Monera is a now-obsolete taxonomic group in biological classification originally understood as one of five biological kingdoms. The Monera kingdom included most organisms with a prokaryotic cell organization (that is, no nucleus). For this reason, the kingdom was sometimes called Prokaryota or Prokaryotae.
Traditionally the natural world was classified as animal, vegetable, or mineral as in Systema Naturae. After the discovery of microscopy, attempts were made to fit microscopic organisms into either the plant or animal kingdoms. In 1866 Ernst Haeckel proposed a three kingdom system which added the Protista as a new kingdom that contained most microscopic organisms.. One of his eight major divisions of Protista was called Moneres. Haeckel's Moneres included known bacterial groups such as Vibrio. Haeckel's Protista kingdom also included eukaryotic organisms now classified as Protist. It was later decided that Haeckel's Protista kingdom had proven to be too diverse to be seriously considered one single kingdom.
Although it was generally accepted that one could distinguish prokaryotes from eukaryotes on the basis of the presence of a nucleus, mitosis versus binary fission as a way of reproducing, size, and other traits, the monophyly of the kingdom Monera (or for that matter, whether classification should be according to phylogeny) was controversial for many decades. Although distinguishing between prokaryotes from eukaryotes as a fundamental distinction is often credited to a 1937 paper by Édouard Chatton (little noted until 1962), he did not emphasize this distinction more than other biologists of his era. Roger Stanier and C. B. van Niel believed that the bacteria (a term which at the time did not include blue-green algae) and the blue-green algae had a single origin, a conviction which culminated in Stanier writing in a letter in 1970, "I think it is now quite evident that the blue-green algae are not distinguishable from bacteria by any fundamental feature of their cellular organization". Other researchers, such as E. G. Pringsheim writing in 1949, suspected separate origins for bacteria and blue-green algae. In 1974, the influential Bergey's Manual published a new edition coining the term cyanobacteria to refer to what had been called blue-green algae, marking the acceptance of this group within the Monera.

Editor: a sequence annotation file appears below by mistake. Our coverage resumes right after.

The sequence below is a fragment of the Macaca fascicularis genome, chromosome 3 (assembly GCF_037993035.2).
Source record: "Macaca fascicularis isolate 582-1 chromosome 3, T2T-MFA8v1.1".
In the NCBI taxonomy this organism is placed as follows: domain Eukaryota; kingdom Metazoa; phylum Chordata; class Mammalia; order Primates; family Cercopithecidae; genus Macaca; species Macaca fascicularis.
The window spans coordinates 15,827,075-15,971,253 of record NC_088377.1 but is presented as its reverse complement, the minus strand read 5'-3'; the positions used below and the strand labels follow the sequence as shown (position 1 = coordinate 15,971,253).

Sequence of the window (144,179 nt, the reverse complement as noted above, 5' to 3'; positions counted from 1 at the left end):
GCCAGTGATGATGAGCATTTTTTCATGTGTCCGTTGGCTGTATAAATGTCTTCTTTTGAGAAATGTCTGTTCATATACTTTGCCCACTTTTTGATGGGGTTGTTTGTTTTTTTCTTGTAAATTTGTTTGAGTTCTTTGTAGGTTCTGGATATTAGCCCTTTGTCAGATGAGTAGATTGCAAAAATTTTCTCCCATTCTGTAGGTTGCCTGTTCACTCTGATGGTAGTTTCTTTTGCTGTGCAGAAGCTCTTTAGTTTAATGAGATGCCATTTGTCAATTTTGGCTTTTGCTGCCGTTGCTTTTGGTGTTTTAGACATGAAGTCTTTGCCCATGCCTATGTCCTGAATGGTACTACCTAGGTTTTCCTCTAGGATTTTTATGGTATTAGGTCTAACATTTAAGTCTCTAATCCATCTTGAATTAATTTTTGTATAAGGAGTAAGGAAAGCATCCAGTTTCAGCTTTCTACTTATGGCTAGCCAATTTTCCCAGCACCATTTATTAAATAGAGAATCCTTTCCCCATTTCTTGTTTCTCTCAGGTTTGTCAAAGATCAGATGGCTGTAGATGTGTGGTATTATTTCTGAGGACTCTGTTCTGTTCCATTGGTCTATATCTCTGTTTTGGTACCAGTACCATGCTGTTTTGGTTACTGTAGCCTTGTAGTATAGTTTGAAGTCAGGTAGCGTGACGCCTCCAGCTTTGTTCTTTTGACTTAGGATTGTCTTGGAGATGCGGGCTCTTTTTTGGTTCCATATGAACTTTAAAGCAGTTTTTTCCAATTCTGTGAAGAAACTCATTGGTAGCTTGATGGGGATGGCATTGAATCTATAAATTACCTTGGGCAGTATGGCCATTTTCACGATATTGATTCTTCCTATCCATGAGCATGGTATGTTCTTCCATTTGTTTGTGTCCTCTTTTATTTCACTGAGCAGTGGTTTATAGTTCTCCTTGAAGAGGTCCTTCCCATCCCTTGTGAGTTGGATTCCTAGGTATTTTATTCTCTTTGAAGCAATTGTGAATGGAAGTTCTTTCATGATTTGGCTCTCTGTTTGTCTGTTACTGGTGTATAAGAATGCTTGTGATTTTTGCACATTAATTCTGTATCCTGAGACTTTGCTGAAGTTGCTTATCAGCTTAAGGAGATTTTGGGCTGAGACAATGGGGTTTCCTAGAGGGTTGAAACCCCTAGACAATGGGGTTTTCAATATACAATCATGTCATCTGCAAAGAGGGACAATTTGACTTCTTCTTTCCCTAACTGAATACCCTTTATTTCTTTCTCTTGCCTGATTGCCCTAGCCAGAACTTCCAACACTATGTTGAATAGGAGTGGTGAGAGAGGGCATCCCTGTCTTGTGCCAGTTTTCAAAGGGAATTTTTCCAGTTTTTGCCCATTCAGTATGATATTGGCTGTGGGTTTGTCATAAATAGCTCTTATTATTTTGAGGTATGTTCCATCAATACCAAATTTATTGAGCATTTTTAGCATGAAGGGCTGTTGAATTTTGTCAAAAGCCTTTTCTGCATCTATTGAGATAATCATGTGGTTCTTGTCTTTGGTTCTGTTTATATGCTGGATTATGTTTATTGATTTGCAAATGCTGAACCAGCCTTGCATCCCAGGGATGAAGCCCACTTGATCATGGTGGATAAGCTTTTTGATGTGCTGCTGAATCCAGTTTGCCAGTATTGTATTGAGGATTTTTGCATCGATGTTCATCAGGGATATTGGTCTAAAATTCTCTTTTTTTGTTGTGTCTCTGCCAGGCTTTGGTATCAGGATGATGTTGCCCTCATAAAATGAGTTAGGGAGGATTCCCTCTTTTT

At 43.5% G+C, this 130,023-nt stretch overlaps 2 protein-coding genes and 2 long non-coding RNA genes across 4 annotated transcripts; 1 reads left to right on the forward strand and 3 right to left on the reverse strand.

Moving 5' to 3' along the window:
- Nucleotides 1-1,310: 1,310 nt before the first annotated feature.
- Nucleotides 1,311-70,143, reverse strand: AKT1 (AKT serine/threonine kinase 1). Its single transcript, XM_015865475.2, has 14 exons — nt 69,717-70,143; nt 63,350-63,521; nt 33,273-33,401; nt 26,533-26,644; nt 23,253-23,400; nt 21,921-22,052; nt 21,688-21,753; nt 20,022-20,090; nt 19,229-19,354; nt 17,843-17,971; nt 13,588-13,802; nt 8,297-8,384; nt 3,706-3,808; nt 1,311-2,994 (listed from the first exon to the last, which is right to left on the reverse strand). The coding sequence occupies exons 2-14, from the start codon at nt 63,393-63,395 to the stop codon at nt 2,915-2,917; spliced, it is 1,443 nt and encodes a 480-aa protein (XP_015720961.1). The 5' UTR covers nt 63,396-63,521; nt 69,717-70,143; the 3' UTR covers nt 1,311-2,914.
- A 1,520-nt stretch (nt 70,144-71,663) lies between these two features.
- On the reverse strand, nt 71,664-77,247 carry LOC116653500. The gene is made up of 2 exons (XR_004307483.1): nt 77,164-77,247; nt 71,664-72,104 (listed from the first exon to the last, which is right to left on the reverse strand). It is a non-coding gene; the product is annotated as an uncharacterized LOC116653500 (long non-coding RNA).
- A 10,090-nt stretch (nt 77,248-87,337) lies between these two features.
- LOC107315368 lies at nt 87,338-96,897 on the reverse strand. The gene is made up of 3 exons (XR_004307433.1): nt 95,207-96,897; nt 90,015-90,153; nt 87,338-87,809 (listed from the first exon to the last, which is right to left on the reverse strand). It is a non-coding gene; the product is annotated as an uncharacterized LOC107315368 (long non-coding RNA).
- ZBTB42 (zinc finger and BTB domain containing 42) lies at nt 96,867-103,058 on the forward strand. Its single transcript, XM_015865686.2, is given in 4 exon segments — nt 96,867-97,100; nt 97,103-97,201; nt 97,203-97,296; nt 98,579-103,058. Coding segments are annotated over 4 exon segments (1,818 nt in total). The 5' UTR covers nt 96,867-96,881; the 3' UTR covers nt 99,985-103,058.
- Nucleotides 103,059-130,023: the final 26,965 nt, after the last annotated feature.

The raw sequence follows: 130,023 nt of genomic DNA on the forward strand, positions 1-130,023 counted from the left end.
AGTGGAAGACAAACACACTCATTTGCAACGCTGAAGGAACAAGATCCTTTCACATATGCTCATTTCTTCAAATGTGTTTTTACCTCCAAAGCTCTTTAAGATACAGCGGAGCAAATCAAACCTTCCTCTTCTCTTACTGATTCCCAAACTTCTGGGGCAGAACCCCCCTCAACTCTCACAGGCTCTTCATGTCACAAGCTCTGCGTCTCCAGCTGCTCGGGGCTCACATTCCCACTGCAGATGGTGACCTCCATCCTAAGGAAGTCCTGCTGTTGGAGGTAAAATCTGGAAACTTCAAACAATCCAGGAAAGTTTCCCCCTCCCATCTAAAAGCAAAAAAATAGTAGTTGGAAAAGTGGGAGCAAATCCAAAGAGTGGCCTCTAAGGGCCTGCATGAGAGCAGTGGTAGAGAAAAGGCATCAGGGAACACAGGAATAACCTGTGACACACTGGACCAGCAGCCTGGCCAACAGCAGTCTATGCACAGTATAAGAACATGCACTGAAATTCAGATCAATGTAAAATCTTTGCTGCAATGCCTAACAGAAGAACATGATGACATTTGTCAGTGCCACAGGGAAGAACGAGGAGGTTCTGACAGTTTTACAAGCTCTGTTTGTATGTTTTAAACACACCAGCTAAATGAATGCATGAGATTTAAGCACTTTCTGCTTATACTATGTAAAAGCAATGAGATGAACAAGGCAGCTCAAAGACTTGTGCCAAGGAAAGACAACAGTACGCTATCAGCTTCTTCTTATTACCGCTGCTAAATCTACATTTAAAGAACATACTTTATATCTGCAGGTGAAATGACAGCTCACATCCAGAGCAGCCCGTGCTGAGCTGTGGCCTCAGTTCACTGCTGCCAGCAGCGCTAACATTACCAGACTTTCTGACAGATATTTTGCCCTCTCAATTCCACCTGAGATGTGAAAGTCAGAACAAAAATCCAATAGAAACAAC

In 1969, Robert Whittaker published a proposed five kingdom system for classification of living organisms. Whittaker's system placed most single celled organisms into either the prokaryotic Monera or the eukaryotic Protista. The other three kingdoms in his system were the eukaryotic Fungi, Animalia, and Plantae. Whittaker, however, did not believe that all his kingdoms were monophyletic.
In 1977, a PNAS paper by Carl Woese and George Fox demonstrated that the archaea (initially called archaebacteria) are not significantly closer in relationship to the bacteria than they are to eukaryotes. The paper received front-page coverage in The New York Times and great controversy initially, but the conclusions have since become accepted, leading to replacement of the kingdom Monera with the two kingdoms Bacteria and Archaea.
|Woese et al.
|Woese et al.
Greek - moneres single, solitary
This is an alternate taxonomy, now abandoned